British cinema does not have many female icons in its hall of fame. And while the James Bond series of films has always been an international project of cinema, its production heart and story soul has been eternally British.
And its first home-grown leading lady was always Honor Blackman.
The Bond films didn’t really come of age until their third spin of the dice and 1964’s Goldfinger. Its earlier siblings Dr. No (1962) and From Russia with Love (1963) were always brilliant colonial hangovers of the late 1950s - and that Kennedy women era of docile trapped-bird secretaries and A-line skirted globetrotting.
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Whilst the wave-emerging Ursula Andress and that conch shell of course helped wake up the 1960s and helped secure 007 as brand force of cinema, it was Honor Blackman’s censor-baiting turn as Pussy Galore in Goldfinger two years later that was the watershed and the role that reclaimed British cinema from the American-steered 1950s icons like Diana Dors and Joan Collins.
The early Bonds often get easily cited as sexist, prurient hangovers. The bikinis, cleavages and onscreen looks at both do sometimes sit less comfortably sixty years on – but that was how the world was, not just our man James.
And while the societal, professional and sexual standing of many Bond women get overlooked by idle copy, it is worth noting too how it was the women of Goldfinger that changed the fortunes of one of cinema’s most famous men. Shirley Bassey, golden girl Shirley Eaton, co-star Tania Mallet, golden title star Margaret Nolan and most notably Blackman steered the good ship 007 out of Fleming’s colonial footings into an international movie brand.
However, Goldfinger was not just a perfect alloy of design, pace, movement, music and timings. It was one of the world’s first new era action movies. And if it was the blueprint for everything that came after for 007, then Honor Blackman forged the template for not just Bond’s women, but action cinema’s women.
All Bond actresses post Goldfinger owe her a massive debt. Every Diana Rigg (On Her Majesty’s Secret Service, 1969), Barbara Bach, (The Spy Who Loved Me, 1977), Lois Chiles (Moonraker, 1979), Maud Adams (Octopussy, 1983) Grace Jones (A View to a Kill, 1985) and Michelle Yeoh (Tomorrow Never Dies, 1997) all made the Galore baton ever glorious.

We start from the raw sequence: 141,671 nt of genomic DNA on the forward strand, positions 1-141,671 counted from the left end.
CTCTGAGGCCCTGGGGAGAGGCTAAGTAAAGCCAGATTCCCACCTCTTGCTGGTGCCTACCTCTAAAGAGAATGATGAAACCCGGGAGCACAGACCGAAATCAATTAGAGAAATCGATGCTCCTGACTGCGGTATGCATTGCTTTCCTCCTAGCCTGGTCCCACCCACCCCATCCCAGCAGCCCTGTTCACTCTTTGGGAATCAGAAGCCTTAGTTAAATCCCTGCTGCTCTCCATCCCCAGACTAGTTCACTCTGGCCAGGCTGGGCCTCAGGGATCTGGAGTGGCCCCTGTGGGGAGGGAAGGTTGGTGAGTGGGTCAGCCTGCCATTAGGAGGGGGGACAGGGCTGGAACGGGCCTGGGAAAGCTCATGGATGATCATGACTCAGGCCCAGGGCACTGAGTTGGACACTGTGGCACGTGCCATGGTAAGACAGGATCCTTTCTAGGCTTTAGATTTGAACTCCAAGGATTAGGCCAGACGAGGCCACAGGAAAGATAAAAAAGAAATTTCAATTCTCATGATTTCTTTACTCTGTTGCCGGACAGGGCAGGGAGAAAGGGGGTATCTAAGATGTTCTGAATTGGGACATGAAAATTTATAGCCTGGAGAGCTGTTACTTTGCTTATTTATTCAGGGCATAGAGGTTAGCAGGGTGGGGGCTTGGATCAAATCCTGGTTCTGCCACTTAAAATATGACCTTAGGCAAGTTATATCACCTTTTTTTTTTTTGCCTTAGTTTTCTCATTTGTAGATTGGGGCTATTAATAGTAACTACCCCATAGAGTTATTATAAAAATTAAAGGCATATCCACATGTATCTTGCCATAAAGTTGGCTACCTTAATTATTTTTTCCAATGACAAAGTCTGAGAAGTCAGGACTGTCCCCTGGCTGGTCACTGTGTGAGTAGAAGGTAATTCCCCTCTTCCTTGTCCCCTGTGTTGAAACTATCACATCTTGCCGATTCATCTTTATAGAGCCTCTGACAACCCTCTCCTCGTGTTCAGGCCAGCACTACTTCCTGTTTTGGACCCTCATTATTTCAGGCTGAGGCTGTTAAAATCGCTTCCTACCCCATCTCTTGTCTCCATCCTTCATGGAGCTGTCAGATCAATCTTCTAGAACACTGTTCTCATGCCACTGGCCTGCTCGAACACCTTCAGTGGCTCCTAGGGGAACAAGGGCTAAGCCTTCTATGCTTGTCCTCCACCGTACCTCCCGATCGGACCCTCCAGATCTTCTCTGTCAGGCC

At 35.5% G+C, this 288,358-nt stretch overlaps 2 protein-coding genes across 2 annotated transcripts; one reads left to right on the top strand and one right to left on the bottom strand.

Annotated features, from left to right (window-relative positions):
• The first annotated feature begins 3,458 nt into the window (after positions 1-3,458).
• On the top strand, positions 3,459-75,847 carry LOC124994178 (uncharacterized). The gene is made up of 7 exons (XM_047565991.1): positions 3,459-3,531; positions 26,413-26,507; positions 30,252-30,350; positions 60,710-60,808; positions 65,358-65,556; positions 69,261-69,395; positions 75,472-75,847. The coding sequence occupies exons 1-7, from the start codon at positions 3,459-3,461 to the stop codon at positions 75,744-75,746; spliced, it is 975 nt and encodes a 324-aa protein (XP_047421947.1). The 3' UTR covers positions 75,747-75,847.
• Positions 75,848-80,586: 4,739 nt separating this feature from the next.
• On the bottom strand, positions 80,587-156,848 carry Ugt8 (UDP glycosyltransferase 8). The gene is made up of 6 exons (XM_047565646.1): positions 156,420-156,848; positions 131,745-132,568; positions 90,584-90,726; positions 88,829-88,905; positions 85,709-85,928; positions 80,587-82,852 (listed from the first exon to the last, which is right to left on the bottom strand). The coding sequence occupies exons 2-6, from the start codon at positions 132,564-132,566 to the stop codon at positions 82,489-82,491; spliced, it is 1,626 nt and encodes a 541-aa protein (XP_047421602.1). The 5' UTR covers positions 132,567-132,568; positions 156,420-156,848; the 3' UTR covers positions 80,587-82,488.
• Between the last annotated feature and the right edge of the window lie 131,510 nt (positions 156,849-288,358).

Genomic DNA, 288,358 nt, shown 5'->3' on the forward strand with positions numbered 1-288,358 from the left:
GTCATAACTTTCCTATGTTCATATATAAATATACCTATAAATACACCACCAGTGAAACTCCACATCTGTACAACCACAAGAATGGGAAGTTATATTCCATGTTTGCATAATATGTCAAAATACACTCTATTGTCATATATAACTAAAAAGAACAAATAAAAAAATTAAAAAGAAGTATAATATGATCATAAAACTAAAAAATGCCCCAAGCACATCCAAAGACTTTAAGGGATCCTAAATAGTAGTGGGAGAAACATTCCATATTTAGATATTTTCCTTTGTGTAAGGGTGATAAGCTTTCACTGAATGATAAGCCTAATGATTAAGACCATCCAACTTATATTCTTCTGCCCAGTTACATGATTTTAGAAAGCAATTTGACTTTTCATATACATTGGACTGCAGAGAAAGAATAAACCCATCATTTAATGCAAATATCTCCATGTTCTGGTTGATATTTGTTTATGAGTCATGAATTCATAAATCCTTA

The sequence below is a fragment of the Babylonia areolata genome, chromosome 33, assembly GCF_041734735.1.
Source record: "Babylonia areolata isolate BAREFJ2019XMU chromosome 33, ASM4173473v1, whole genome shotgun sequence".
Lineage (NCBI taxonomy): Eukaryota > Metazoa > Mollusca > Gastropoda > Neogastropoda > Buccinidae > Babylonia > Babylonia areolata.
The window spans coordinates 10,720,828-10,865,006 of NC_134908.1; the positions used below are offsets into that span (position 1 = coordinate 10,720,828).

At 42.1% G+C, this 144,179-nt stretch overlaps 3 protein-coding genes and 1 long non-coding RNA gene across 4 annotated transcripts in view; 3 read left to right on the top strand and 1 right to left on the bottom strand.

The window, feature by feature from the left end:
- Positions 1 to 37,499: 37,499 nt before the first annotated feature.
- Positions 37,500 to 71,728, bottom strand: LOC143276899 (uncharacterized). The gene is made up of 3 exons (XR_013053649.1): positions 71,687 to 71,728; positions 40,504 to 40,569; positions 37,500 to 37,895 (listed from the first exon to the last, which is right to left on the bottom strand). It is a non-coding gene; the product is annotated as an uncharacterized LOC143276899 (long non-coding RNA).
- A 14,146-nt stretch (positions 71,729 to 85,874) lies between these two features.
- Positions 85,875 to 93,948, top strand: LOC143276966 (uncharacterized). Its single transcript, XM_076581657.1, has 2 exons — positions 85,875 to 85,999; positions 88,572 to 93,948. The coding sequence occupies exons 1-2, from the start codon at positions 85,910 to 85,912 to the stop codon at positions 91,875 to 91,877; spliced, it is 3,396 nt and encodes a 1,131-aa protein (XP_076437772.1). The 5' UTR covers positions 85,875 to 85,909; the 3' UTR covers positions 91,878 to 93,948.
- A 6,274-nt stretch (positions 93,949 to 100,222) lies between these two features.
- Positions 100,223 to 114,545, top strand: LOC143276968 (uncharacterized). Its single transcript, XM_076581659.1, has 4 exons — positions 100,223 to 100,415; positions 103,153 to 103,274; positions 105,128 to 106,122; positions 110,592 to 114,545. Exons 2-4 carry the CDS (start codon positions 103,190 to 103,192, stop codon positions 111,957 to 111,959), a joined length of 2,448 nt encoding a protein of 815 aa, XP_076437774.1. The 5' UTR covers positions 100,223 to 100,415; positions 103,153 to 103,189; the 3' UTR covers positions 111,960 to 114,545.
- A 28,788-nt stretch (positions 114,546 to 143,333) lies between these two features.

Read more: Pussy Galore in Honor Blackman’s own words
And ever more essential. Later this year No Time to Die’s very British and very agile Lashana Lynch will once again proves the spirit of Honor Blackman is crucial to the cinematic Bond’s DNA. And while Fleming crafted a more sexually different character in his 1959 novel, such was the presence that Blackman alone subsequently gave the role author Anthony Horowitz revived the Galore character in his 2015 Bond novel, Trigger Mortis.
Perhaps more crucially one could argue that without Pussy Galore karate-chopping her way through Connery’s affections we would not indeed have had Michelle Yeoh, Sigourney Weaver, Cynthia Rothrock, Linda Hamilton, Zoë Bell and Scarlett Johansson. With her leather cat-suits, flattened fighting palms and winking poise, the latter’s Black Widow character is 99% Blackman.
Following her stint as Cathy Gale in the TV’s The Avengers and her hay-kicking time on Bond, Blackman later became a face of judo. Her Book of Self Defense (1966) was not only branded with exactly the same typeface seen all over Daniel Craig’s No Time to Die (2020), she evolved those onscreen fighting roles into helping women realise their own martial arts abilities. Bond stuntmen were her tutors and Life magazine and the world picked up on it.
In Goldfinger, Blackman yielded a character who wasn’t a trapped-bird victim of mid-century men or political systems. Blackman’s Galore was a character who had already crafted her own business, squadron of pilots, decisions, cutting dialogue and an ability to say no to Bond. She was also having fun as Blackman’s perfect poise gave the women in the audience more than just equality and progression. She gave them intelligence amidst the high camp and a British beatnik grace that the world’s most famous photographers never overlooked.
She was a rare British face that never quite left popular culture – which saw Bond do as many favours for her as she had done for him. And that was in a franchise that notoriously sees its female icons exit stage right into movie obscurity. The novelty track ‘Kinky Boots’ (1964) that she recorded with Avengers co-star Patrick Macnee became a 1990s student guilty pleasure, her TV credits alone included Columbo, The Saint, Coronation Street and Doctor Who and her film roles covered Hammer, A Night to Remember (1958), Jason and the Argonauts (1963), Life at the Top (1965), Shalako (1968), Bridget Jones Diary (2001) the ever-curious Cockney Vs Zombies (2012).
Older than Sean Connery – rare for all Bond films, even now – Blackman and her roles were never dolly-birds, so she never had that misfortune to age beyond her star turns. At commemorative 007 events, subsequent Bond actresses would be in awe of her striking looks and grace - whilst she was always personally surprised people recognised her.
She hosted various 007 minded concerts and celebrations until recent years (one cannot imagine Scarlett Johansson still being asked to do ‘Black Widow’ things in fifty years’ time). In an industry that seeks ageless beauty and refuses to acknowledge the passage of time for its leading ladies, Honor Blackman played the age game in pretty much the same style she played her Bond Girl – her own way. One of the founding princesses of Sixties popular culture eventually became the grand Home Counties dowager of Bond.
Yet it will always be the gold-top wearing, pistol clutching and judo-spinning enigma Pussy Galore that Sean Connery awakes to see at forty-thousand feet that cinema has embossed in gold for eternity.
“I must be dreaming”, remarks Bond.